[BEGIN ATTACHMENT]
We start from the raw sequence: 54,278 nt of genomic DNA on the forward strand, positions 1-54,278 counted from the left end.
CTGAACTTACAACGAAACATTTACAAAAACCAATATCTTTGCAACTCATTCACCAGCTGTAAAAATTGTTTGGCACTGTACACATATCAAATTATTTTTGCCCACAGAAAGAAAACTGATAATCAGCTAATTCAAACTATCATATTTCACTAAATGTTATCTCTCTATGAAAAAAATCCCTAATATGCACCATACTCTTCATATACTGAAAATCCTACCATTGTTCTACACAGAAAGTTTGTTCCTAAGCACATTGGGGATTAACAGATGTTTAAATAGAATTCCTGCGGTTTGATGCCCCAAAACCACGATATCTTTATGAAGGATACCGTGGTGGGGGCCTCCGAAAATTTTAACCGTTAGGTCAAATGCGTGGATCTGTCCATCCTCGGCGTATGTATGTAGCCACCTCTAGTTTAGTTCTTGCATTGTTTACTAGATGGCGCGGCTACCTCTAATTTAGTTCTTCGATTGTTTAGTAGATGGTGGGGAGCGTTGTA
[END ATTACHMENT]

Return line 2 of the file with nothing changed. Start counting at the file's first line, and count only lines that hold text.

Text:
CTGAACTTACAACGAAACATTTACAAAAACCAATATCTTTGCAACTCATTCACCAGCTGTAAAAATTGTTTGGCACTGTACACATATCAAATTATTTTTGCCCACAGAAAGAAAACTGATAATCAGCTAATTCAAACTATCATATTTCACTAAATGTTATCTCTCTATGAAAAAAATCCCTAATATGCACCATACTCTTCATATACTGAAAATCCTACCATTGTTCTACACAGAAAGTTTGTTCCTAAGCACATTGGGGATTAACAGATGTTTAAATAGAATTCCTGCGGTTTGATGCCCCAAAACCACGATATCTTTATGAAGGATACCGTGGTGGGGGCCTCCGAAAATTTTAACCGTTAGGTCAAATGCGTGGATCTGTCCATCCTCGGCGTATGTATGTAGCCACCTCTAGTTTAGTTCTTGCATTGTTTACTAGATGGCGCGGCTACCTCTAATTTAGTTCTTCGATTGTTTAGTAGATGGTGGGGAGCGTTGTA